What Are You Buying?
Updated: May 17
If I told you I would sell you all the cars I own for $5,000 would you do the deal without any further information?
Or would you want to know how many cars I owned? Their make, model, and year? Their color? The mileage of each car? Their condition? Their maintenance history?
You should want the same degree of specificity when you are buying a business or entering into a contract to buy goods or services. Many times, however, details are overlooked because they seem "obvious" to everyone (one of my favorite lines: "we all know what we mean") or the contract provisions seem mundane or unimportant.
If your purchase agreement says that you are buying all of the assets used in the seller's business, that's not enough. You need more specifics. You need a list of those assets attached to the agreement. You need to know their condition. You need to know if there are any liens on the assets. Otherwise, how do you know you are getting what you bargained for?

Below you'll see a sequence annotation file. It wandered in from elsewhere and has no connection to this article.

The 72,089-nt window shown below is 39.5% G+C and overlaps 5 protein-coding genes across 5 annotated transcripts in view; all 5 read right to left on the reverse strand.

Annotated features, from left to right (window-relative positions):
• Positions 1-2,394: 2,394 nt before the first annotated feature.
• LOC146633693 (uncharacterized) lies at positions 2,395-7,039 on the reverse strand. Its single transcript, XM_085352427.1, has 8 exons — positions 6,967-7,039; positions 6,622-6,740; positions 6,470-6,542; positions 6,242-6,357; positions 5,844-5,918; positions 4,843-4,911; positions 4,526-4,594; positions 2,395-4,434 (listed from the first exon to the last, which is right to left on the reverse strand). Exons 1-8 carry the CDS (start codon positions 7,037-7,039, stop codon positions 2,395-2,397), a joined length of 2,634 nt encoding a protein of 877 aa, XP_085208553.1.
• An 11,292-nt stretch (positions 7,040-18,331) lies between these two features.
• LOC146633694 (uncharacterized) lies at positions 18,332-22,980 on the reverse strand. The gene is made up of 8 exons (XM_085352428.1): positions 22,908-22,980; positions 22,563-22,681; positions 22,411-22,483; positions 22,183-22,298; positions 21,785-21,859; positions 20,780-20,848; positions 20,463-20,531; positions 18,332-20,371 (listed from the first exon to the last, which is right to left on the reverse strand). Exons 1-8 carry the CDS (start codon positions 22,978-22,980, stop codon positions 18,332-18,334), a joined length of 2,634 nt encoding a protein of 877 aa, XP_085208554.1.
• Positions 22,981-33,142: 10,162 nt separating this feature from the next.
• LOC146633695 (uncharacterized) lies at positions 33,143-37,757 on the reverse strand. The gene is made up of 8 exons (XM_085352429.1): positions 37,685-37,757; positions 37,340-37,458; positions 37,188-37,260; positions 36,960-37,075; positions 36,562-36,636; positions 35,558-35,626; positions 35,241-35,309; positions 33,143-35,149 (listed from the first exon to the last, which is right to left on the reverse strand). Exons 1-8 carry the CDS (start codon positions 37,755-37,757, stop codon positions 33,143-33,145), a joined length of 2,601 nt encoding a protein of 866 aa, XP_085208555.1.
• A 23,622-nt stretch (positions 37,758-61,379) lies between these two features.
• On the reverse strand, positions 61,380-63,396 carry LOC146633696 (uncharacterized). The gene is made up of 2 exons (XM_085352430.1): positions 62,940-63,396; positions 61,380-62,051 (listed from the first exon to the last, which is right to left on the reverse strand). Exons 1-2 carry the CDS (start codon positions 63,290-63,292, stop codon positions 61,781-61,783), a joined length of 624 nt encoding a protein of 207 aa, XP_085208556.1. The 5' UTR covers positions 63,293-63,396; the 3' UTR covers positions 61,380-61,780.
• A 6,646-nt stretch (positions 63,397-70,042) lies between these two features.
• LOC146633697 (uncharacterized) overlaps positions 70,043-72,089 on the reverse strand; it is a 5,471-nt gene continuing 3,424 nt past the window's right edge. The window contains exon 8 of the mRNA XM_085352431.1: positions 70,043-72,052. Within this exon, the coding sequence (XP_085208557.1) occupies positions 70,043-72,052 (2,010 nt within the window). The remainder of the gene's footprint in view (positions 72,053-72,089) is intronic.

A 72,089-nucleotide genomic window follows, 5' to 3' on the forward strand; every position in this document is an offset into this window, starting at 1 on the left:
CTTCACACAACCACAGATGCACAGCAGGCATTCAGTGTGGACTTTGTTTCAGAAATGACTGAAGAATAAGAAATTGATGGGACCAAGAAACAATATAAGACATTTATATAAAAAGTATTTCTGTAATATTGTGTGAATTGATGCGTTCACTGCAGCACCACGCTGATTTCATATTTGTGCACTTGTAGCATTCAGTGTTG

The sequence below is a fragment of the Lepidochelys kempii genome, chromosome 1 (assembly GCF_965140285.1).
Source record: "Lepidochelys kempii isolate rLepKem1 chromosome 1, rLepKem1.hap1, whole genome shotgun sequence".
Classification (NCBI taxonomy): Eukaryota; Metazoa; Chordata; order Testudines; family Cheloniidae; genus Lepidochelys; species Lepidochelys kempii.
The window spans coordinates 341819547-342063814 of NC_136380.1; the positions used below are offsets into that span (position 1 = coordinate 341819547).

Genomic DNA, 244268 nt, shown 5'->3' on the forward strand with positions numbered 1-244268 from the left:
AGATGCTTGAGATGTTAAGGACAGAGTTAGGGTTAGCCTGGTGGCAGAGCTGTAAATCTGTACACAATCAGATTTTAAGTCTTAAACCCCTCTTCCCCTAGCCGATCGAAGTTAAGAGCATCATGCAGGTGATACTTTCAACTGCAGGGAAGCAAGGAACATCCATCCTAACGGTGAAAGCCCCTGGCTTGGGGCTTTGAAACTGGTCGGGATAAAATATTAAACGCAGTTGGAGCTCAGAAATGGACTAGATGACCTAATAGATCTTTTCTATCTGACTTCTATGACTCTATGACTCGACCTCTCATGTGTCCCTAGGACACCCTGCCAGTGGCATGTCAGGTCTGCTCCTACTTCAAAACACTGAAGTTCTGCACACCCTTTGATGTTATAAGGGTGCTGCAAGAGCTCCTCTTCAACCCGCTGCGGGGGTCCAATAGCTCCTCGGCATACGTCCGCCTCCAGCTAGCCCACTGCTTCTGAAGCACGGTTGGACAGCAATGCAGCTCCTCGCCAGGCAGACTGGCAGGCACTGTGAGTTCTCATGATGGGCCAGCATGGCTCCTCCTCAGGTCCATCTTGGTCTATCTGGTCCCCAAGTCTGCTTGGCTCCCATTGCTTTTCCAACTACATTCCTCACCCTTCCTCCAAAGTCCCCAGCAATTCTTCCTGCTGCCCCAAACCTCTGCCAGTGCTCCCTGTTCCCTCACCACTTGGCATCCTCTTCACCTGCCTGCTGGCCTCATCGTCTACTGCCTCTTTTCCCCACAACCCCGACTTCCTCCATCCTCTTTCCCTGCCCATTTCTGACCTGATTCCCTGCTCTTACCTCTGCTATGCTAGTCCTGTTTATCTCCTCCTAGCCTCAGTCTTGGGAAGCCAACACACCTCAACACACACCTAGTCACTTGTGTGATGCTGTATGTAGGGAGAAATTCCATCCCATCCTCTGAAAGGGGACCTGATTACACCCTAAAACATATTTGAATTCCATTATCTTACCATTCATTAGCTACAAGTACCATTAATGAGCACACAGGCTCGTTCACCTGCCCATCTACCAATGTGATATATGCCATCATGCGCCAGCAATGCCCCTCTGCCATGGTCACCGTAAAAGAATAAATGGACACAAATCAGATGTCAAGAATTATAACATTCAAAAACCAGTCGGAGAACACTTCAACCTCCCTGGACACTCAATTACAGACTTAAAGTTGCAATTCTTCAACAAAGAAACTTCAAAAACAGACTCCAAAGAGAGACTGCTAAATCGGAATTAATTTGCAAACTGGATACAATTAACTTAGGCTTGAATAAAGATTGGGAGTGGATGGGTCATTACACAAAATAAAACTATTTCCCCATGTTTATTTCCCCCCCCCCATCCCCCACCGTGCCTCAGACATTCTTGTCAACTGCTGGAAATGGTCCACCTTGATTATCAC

If your contract with a consultant says you are buying IT consulting services, that's not enough. You need details about what the consultant will do, what deliverables he or she will produce, who will own the work product, and the timeline for performance and delivery (not to mention how the fees will be calculated, billed, and paid). Otherwise, you give the consultant too much room to under-perform.
Lack of specificity decreases your ability to enforce the contract and increases the other party's opportunity to under-perform or not perform. Why would you take that risk when some attention to detail to the basic terms of the agreement during negotiations could decrease or eliminate it?